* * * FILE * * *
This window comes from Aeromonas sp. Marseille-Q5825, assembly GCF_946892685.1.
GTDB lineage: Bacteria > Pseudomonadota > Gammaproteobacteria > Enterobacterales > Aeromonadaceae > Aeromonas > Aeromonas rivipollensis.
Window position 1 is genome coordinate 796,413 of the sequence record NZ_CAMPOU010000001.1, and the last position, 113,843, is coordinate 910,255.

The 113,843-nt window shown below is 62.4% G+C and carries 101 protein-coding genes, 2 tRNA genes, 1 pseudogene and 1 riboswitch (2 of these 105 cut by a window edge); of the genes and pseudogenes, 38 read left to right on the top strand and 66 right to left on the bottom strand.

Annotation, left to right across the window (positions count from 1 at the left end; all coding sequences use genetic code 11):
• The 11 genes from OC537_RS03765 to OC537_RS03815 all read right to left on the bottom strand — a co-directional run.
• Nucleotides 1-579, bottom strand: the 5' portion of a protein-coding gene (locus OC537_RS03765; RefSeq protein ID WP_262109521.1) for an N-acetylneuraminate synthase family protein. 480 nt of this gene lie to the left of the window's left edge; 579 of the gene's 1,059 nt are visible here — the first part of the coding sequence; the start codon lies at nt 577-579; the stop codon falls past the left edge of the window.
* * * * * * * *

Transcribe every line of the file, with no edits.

This window comes from Aeromonas sp. Marseille-Q5825, assembly GCF_946892685.1.
GTDB lineage: Bacteria > Pseudomonadota > Gammaproteobacteria > Enterobacterales > Aeromonadaceae > Aeromonas > Aeromonas rivipollensis.
Window position 1 is genome coordinate 796,413 of the sequence record NZ_CAMPOU010000001.1, and the last position, 113,843, is coordinate 910,255.

The 113,843-nt window shown below is 62.4% G+C and carries 101 protein-coding genes, 2 tRNA genes, 1 pseudogene and 1 riboswitch (2 of these 105 cut by a window edge); of the genes and pseudogenes, 38 read left to right on the top strand and 66 right to left on the bottom strand.

Annotation, left to right across the window (positions count from 1 at the left end; all coding sequences use genetic code 11):
• The 11 genes from OC537_RS03765 to OC537_RS03815 all read right to left on the bottom strand — a co-directional run.
• Nucleotides 1-579, bottom strand: the 5' portion of a protein-coding gene (locus OC537_RS03765; RefSeq protein ID WP_262109521.1) for an N-acetylneuraminate synthase family protein. 480 nt of this gene lie to the left of the window's left edge; 579 of the gene's 1,059 nt are visible here — the first part of the coding sequence; the start codon lies at nt 577-579; the stop codon falls past the left edge of the window.